If you can pay for a couple of hours of lessons from a driving school, please do that. They’ll teach you all the fiddly details of the law in your area, as well as tricks and techniques so that roads without painted markings, a lack of signs or bad weather doesn’t cause you to feel “messed up”. This is experience that people rarely get from friends and family who help them learn to drive and IMHO a large reason why I think lessons should be mandatory.
Don’t feel like you sound mean: I honestly didn’t think I was ready for this test- last week I went in to the DOL to renew my permit and schedule a test a few weeks out, but the lady at the counter told me to just take the test instead, and I’d been waiting for over an hour so I said okay. Than everyone piled on with the “you’ll do fine” and I sort of believed them. Obviously, they were wrong.
I’m really comfortable with some driving. Highway driving? Hell yeah! Parallel parking between two cars? Yes! But parallel parking between cones? I lose my visual references. Driving in a area that has inadequate signage and no lane markers? Gross.
Since I’m scheduled for jury duty next week, I’m not scheduling my next attempt until about two weeks from now. Hopefully it’ll be better than.
I’m not sure I’d be able to park between cones either, and I parallel park every day (I’ve gotten rather good at squeezing into the teeniest spots!). Cones are usually shorter than a car, so it’s not like you can see them! That’s like trying to park between toddlers…it will never work!
Areas without signage are a problem, but that’s when experience (and the rule book for your state/province) tells you what should happen, so that you don’t really need signs. Speed limits within city limits are usually the same (except for school zones, maybe a few other exceptions that will be indicated with signs), right of way is always the same (car going straight has priority over cars that are turning, car on the right has priority at an intersection, etc). Practice driving in unfamiliar areas, and pay close attention to what other cars are doing when you’re a passenger.
Unmarked lanes can be annoying and ambiguous, but two way roads are generally assumed to be split down the middle unless otherwise indicated, so stick to the right and let oncoming vehicles move to their right if they are too far in the middle, and you should be fine. Drivers will generally correct their path by going where they should be.Take a look at the road next time you’re out: most cars are about the same width and most lanes are just a bit wider than that. You’ll learn to judge how many lanes wide an unmarked road is and drive accordingly.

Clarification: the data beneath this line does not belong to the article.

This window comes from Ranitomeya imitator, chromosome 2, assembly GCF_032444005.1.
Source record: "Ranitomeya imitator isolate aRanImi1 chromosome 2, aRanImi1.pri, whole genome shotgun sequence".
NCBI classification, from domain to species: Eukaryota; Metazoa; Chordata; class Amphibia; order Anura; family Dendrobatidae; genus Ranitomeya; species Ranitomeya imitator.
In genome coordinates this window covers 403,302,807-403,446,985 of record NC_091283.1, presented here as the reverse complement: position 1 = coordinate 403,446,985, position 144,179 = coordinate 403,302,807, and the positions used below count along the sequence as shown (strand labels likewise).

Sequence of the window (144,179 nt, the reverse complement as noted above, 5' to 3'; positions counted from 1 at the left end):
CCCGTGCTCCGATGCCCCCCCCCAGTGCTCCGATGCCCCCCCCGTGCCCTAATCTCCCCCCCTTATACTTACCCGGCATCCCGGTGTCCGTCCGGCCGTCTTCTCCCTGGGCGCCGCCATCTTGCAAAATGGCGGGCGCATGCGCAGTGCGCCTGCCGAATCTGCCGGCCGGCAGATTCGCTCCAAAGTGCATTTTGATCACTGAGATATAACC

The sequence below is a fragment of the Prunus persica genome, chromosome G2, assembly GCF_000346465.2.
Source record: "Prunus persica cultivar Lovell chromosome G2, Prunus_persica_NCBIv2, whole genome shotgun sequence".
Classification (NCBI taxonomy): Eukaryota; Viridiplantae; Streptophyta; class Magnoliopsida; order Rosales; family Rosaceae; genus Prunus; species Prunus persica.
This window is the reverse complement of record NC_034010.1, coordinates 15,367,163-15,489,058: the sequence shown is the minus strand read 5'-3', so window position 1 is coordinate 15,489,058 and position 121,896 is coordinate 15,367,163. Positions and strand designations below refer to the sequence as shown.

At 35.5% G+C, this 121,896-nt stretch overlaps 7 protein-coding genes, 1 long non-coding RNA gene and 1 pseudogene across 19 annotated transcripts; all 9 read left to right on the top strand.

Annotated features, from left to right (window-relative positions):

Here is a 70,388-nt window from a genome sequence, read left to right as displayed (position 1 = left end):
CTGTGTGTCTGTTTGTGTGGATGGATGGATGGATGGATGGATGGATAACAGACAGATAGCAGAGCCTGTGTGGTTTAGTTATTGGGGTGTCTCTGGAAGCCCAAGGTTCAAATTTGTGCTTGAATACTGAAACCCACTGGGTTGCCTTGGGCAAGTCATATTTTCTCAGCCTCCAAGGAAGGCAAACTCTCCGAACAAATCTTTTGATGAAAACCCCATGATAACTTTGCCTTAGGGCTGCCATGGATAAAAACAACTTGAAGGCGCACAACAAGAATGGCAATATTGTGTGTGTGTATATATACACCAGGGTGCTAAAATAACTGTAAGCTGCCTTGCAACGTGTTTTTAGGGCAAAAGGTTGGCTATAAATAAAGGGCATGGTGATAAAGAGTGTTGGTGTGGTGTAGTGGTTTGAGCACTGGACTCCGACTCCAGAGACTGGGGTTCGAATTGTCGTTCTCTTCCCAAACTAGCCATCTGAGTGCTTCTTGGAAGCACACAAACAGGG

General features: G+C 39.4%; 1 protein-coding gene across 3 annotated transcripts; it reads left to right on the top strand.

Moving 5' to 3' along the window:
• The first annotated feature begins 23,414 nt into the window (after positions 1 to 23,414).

There is an area downtown Montreal on René-Lévesque where the lines are oddly painted - the middle lane is rather wide. Montrealers have figured out that the lane is actually wide enough to fit two cars abreast in it; in traffic, that’s how it fills up! you get a feel for it after a while.
One trick that the testers often do is to have you take a left turn onto a 4-lane road (into the closest left lane), but then you have to on your own initiative signal right and move into the right lane, because that’s considered the driving lane. If you don’t move into the right lane without them telling you to, they’ll mark you down.
And now the happy ending: I got my license today! My tester sounded just like a GPS, which was fun.
Though I’d managed it about 15 minutes before in practice, I failed at parallel parking. I only got half points on backing around a corner (not quite close enough to the curve), and I missed a few points for not checking my blind spot once. Still, 90/100.
The real drama came after, when it turned out that there’s a big computer glitch caused by the programmers not preparing for the potential situation of someone getting an enhanced ID, then getting an instruction permit, and then trying to get an enhanced license. Normally all the enhancement data should switch right over, but instead, the lady at the counter had to completely re-enter it all by hand. It took quite awhile, but it was so worth it.
Congratulations! I had to be pushed into it too, where I lived you had to be 18 to get a license, and driving made me nervous so I wasn’t that interested. I got my license at 19. My brother was chomping at the bit and got behind the wheel of the car the very day he turned 18.